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TENNESSEE WILDLIFE VIEWING TRAIL » Middle Tennessee
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Gallatin Steam Plant

Site Directions: The Gallatin Steam Plant can be accessed by taking I-40 east from Nashville to exit 232B (SR 109N). After 11.6 miles turn right onto Odoms Bend Rd and continue about 2.5 miles. Then go right on Steam Plant Rd for 2.4 to the main plant building and check in with the shift supervisor. Formerly birders could readily access this area. In recent years restrictions have been put in place and it is almost impossible to get a permit badge and get access. You might as well consider this place closed.
The address is 1499 Steam Plant Rd, Gallatin, TN 37066.
Lat-Long: 36.3154, -86.4011
Hours: Daylight hours - *advanced permission is required.
Seasonality: Year round, with permission
Fees: None

Site Description:
Gallatin TVA Fossil Plant is located in middle Tennessee on the north bank of a bend in the Cumberland River. The plant has approximately 1.5 square miles of coal ash settling ponds and woodlands. Part of this property is designated a wildlife management area. Permission to enter the property is almost non-existant. You can try contacting the plant manager's office (615-230-4000).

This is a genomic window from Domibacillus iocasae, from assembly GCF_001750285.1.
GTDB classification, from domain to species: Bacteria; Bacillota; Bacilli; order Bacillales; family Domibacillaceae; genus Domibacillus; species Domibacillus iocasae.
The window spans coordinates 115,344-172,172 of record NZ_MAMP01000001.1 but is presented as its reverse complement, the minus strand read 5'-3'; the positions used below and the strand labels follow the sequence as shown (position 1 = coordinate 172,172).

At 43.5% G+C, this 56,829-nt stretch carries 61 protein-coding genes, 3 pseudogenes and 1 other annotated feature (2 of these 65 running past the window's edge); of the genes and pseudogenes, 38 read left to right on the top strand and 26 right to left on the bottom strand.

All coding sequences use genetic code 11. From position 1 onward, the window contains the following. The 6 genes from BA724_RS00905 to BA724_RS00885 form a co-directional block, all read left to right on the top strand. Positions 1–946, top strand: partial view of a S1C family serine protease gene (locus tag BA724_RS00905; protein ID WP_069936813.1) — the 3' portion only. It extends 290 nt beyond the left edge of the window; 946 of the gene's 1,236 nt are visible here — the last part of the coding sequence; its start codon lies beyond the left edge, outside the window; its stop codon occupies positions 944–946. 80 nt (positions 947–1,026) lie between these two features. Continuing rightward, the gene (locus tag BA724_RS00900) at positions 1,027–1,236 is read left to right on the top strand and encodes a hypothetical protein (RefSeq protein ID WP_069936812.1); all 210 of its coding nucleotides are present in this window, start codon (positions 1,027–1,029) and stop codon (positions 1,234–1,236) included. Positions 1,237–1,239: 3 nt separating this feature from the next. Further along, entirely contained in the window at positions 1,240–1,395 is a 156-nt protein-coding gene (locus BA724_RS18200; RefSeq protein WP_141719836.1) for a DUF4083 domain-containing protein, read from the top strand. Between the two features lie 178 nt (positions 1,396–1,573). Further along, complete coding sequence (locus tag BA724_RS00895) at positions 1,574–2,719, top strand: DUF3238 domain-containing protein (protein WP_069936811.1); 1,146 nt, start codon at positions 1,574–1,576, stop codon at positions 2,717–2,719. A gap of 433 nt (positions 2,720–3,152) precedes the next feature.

Wildlife to Watch: The site has historically been good for shorebirds during migration, waterfowl during the winter, and wading birds in the summer. More recently numbers of shorebirds have been decreased due to habitat changes, but a good variety can be found with persistence. Seventeen (17) shorebird species have been observed there over the last couple years, along with 12 species of waterfowl and 8 species of waders, including a Tricolored Heron in April 2009. Other notable recent observations include Piping Plover (August 2009), Common Moorhen (August 2008), and Buff-breasted Sandpiper (September 2008). Black Terns and Caspian Terns have been observed in the summer and Bald Eagles in the fall/winter. Martins and swallows mass up on the power lines during late summer afternoons, when hundreds of waders and cormorants fly in to roost in the dead cypress trees. Wooded areas are worth checking in spring and fall for migrant songbirds.

The habitat at this site may undergo further changes as TVA transitions from wet ash storage to dry ash storage, with possible loss of mudflats favored by shorebirds.


For more information:

Gallatin Steam Plant Map

Gallatin TVA Fossil Plant website

Birds of Gallatin Steam Plant from eBird submissions


Submit your data to eBird and help add to the list of birds seen at this site

Information for this site page was generously contributed by David Kirschke.


Be sure to check out our Safety Tips page for important information regarding viewing wildlife in these areas.